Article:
clock menu more-arrow no yes mobile

Filed under:

Nebraska County Countdown: #29 Washington County

Only 29 more days..

If you buy something from an SB Nation link, Vox Media may earn a commission. See our ethics statement.

Pretty good looking courthouse Washington County. Some other counties need to step up their courthouse game. I’d give it 8/10.

Named after a landowner from Virginia, Washington County was established in 1854 and currently the county seat is Blair.

Fort Atkinson was the first military fort west of the Missouri River and at the time was the largest military post. The fort’s boundaries stretched seven miles north, west and south. The fort was abandoned at some point and the community of Fort Calhoun grew over the abandoned site. Farming operations erased most traces of the historic fort, except for the musket balls, uniform buttons, coins and other artifacts that surfaced with each spring plowing and after rainstorms.

The original location of Fort Atkinson was established on the site recommended by explorers Lewis and Clark. The Nebraska Games and Parks Commission established a state historical park at the site in 1963.

Washington County Communities

Cities: Blair and Fort Calhoun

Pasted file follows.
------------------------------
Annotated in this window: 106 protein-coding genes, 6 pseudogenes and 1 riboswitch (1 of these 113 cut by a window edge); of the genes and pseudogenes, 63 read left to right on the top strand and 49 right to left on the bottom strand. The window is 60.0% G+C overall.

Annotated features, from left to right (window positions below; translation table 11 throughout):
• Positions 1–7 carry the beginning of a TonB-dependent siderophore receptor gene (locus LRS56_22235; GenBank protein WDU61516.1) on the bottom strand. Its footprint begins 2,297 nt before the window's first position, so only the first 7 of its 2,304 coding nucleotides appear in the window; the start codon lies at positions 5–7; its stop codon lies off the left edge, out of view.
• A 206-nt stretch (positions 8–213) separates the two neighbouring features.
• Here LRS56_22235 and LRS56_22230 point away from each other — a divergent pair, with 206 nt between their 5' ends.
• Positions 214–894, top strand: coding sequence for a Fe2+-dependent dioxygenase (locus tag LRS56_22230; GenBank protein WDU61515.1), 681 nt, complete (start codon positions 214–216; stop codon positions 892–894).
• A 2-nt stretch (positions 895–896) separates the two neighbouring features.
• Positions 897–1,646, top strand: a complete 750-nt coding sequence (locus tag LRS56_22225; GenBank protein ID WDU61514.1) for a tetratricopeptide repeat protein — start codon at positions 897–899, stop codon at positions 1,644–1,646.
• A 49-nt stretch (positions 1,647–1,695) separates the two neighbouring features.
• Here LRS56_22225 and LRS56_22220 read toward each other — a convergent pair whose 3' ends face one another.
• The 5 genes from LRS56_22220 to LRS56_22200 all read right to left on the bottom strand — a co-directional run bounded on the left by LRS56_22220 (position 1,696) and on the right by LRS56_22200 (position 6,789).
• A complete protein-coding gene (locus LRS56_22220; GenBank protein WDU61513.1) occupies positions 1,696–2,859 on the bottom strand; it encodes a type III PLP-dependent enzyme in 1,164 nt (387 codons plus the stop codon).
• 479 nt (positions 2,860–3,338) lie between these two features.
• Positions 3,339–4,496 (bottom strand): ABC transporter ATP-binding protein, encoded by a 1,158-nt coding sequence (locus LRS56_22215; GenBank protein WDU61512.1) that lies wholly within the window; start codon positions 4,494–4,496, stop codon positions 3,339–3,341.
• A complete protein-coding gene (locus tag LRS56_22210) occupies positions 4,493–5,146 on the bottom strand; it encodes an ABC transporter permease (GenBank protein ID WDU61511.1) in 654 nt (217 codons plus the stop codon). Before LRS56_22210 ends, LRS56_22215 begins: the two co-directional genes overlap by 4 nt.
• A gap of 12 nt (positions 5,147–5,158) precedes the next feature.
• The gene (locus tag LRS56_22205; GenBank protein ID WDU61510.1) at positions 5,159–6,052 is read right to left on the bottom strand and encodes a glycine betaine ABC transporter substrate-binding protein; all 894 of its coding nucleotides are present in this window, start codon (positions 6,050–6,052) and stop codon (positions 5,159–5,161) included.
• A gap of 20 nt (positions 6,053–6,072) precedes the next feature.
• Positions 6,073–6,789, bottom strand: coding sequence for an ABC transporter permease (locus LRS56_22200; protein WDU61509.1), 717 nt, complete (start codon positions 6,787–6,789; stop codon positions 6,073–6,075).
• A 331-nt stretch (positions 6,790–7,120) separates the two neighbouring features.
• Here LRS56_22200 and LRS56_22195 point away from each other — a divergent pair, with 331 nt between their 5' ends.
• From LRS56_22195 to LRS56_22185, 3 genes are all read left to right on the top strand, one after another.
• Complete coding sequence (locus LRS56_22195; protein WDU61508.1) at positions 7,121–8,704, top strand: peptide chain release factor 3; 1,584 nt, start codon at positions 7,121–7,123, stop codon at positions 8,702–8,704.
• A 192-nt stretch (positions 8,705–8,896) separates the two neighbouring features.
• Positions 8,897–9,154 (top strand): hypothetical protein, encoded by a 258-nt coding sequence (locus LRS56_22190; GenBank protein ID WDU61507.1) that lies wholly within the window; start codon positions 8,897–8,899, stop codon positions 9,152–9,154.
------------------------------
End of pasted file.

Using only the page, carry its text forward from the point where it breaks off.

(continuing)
Villages: Arlington, Herman, Kennard and Washington

Census-designated place: Fontanelle

Unincorprated Communities: De Soto, Nashville, Orum and Telbasta


Husker Stuff

Greatest Huskers to wear #29: Jim Pillen

Current Huskers to wear #29: Bennett Folkers (WR) and Cam’ron Jones (DB).

The 1929 Nebraska football team was a member of the Big Six Conference. They went 4-1-3, their only loss to Pittsburgh 12-7 in front of 35,000 people at Memorial Stadium. That would have been a sellout crowd back then. Their first-year head coach was Dana X. Bible, who would coach until 1936, when he left for Texas as they threw money at him that Nebraska could not or would not match.

Dana X. Bible won 6 Big Six (1929, 1931–1933, 1935–1936) championships, and finished at Nebraska with a record of 50-15-7. He was athletic director at Nebraska from 1932-1936.

What’d I miss?